'New Alphabet' starts more promising with guitar and a bouncy bass. Singing begins, then follows a light tinkle of dancing notes, totally unfamiliar to the rest of the song and yet fits so well. Then the chorus begins, it's emo-esque, upbeat, borderline aggressive. There is a two thirds of the way song break, no stranger to Eels, which starts a heavy beat then those dancing notes. I was foot tapping my way through.

Next we are introduced to a groovy guitar riff and a constant deep clatter of drums, as the start of 'Stick Together'. Mr. E has got it together finally. Although the chorus and tune became repetitive I still found myself grooving in a bizarre bob. The clapping towards the end really helped!

Then we have another stare-out-the-window-thoughtfully-on-a-rainy-day song. Yet the sun is out on this one, shining because of of Mr. E's relaxed voice and that gentle significant guitar, in 'True Original'. Reminds me a little of 'I'm Going To Stop Pretending That I Didn't Break Your Heart' only without the strumming guitar.

'Open My Present' growls the album back into life with gritty guitar and vocals. Whilst 'You're My Friend' explores the bizarre creativity of E's ensemble, reflecting somewhat on earlier albums, but it is nothing superb.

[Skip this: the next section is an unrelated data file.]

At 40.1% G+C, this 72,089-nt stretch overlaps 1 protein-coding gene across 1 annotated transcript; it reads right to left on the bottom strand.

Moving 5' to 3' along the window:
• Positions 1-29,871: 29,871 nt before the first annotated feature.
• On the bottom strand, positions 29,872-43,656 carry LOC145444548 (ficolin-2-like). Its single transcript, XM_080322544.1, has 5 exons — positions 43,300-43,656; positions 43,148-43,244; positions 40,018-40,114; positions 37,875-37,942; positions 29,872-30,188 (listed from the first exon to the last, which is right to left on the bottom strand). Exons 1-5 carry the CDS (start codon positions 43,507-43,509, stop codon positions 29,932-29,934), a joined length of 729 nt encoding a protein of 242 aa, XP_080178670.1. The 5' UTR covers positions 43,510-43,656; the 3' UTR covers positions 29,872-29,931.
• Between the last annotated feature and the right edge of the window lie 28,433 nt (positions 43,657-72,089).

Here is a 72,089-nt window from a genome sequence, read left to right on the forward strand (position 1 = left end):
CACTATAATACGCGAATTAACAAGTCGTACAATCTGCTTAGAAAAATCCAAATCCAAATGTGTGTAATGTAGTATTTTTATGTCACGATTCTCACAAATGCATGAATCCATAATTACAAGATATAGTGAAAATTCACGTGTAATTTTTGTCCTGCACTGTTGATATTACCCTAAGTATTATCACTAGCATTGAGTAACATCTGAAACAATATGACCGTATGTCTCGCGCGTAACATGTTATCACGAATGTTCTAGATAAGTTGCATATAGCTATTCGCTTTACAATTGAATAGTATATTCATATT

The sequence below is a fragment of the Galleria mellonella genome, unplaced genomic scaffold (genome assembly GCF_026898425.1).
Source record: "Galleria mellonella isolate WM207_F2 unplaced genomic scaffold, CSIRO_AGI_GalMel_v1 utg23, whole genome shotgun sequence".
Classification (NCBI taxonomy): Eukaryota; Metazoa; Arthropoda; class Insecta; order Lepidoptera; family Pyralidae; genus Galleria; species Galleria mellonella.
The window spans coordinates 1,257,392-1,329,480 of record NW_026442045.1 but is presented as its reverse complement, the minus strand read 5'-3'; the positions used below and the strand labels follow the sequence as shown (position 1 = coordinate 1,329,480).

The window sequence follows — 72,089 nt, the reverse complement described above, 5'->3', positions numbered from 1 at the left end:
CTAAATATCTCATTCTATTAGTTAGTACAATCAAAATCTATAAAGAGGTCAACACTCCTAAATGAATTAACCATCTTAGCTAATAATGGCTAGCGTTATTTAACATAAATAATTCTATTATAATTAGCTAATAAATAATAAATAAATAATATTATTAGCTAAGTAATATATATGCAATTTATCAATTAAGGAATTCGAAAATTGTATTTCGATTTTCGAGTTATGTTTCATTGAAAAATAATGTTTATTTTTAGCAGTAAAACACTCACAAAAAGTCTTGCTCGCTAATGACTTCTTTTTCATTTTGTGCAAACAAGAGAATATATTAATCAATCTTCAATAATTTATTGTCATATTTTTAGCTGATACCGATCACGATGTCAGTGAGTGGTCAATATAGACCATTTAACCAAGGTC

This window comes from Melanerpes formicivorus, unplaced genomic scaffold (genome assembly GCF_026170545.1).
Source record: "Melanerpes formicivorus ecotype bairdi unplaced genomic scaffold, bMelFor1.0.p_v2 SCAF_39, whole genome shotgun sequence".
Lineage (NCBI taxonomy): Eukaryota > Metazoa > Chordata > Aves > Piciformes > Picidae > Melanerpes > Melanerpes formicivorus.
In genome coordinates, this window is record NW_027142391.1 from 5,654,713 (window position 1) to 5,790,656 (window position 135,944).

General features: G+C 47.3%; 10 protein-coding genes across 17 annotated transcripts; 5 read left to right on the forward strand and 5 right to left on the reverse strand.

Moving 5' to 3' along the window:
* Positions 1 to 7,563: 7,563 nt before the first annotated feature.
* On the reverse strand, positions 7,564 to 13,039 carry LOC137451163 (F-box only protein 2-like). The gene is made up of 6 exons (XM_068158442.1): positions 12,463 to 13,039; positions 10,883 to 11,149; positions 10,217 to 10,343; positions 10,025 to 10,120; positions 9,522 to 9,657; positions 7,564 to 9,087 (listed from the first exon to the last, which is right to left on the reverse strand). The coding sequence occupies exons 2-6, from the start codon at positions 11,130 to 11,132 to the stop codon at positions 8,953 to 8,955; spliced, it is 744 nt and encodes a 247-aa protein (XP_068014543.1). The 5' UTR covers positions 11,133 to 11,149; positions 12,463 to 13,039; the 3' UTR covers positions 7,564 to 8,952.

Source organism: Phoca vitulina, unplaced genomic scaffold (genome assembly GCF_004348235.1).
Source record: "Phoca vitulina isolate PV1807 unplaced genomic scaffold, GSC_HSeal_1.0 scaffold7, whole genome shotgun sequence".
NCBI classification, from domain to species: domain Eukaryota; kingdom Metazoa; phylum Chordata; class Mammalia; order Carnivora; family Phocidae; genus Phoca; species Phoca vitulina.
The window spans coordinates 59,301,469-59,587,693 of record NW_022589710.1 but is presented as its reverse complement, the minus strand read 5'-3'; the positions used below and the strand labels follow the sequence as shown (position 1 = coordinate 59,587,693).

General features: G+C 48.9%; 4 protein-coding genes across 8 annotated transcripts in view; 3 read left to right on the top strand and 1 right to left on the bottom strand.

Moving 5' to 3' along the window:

'I'm Building a Shrine' has deep lyrics with a gentle and somewhat exciting melody.

The title track ends the album, with a wonderful foot tapping beat. There are some glorious drum build ups and I find the the two third of the way melody rather beautiful even with Mr. E's vocal shouting over the tune. It's a great song to finish the album with, but I wish more of the songs were like it. I realise it reflects on Mr. E's feelings in life but most of the album fails to stop me regretting buying the album.

Time and time again, whilst listening, I want to go and listen to Hombre Lobo or Souljacker, because I find the creativity in those albums much more refreshing and inspirational than this latest drivel, with exception to a few tracks.

I gave it three stars because some of it is good some of it is bad, but you wont find me listening to this unless I'm feeling a bit down, it's raining outside the window and I want some thoughtful grim music to listen to.
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on 4 February 2013
Give your ears a treat and listen to this album. Well done Mr 'E', another wonderful and glorious compilation of songs!
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on 10 February 2013
For the first four Eeel's Album "Beautiful Freak", "Electric-Shock Blue", "Daises of the Galaxy" & "Souljacker", E was in the zone, with really dark & personnel Lyrics, but melodic & catchy music creating a fascinating contrast, & for a short time they were untouchable.